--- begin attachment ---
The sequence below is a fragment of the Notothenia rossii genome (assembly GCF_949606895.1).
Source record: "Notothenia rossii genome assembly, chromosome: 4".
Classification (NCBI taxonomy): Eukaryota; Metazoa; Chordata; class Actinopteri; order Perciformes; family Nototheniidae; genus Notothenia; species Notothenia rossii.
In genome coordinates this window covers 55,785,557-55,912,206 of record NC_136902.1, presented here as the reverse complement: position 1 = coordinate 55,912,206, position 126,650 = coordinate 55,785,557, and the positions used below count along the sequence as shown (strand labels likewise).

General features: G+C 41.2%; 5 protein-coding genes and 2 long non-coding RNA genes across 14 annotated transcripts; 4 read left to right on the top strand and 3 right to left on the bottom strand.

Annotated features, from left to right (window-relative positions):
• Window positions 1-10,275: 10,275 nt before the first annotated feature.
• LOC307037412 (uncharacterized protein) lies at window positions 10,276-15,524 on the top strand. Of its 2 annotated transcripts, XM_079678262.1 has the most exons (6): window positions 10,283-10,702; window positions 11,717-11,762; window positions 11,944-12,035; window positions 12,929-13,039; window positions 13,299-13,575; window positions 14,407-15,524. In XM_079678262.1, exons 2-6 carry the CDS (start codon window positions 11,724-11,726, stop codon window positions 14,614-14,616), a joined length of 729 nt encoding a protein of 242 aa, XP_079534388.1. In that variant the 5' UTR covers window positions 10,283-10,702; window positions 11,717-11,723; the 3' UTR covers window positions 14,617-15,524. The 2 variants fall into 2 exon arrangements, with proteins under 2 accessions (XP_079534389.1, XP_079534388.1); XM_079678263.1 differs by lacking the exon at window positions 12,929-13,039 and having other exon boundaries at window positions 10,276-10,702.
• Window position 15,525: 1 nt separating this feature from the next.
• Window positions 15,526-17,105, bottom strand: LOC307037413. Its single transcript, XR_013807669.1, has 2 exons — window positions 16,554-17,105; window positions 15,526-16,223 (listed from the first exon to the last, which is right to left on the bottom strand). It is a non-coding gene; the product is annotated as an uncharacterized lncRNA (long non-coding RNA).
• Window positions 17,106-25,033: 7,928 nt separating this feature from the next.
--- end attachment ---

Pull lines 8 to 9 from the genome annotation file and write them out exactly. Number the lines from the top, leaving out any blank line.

• LOC307037412 (uncharacterized protein) lies at window positions 10,276-15,524 on the top strand. Of its 2 annotated transcripts, XM_079678262.1 has the most exons (6): window positions 10,283-10,702; window positions 11,717-11,762; window positions 11,944-12,035; window positions 12,929-13,039; window positions 13,299-13,575; window positions 14,407-15,524. In XM_079678262.1, exons 2-6 carry the CDS (start codon window positions 11,724-11,726, stop codon window positions 14,614-14,616), a joined length of 729 nt encoding a protein of 242 aa, XP_079534388.1. In that variant the 5' UTR covers window positions 10,283-10,702; window positions 11,717-11,723; the 3' UTR covers window positions 14,617-15,524. The 2 variants fall into 2 exon arrangements, with proteins under 2 accessions (XP_079534389.1, XP_079534388.1); XM_079678263.1 differs by lacking the exon at window positions 12,929-13,039 and having other exon boundaries at window positions 10,276-10,702.
• Window position 15,525: 1 nt separating this feature from the next.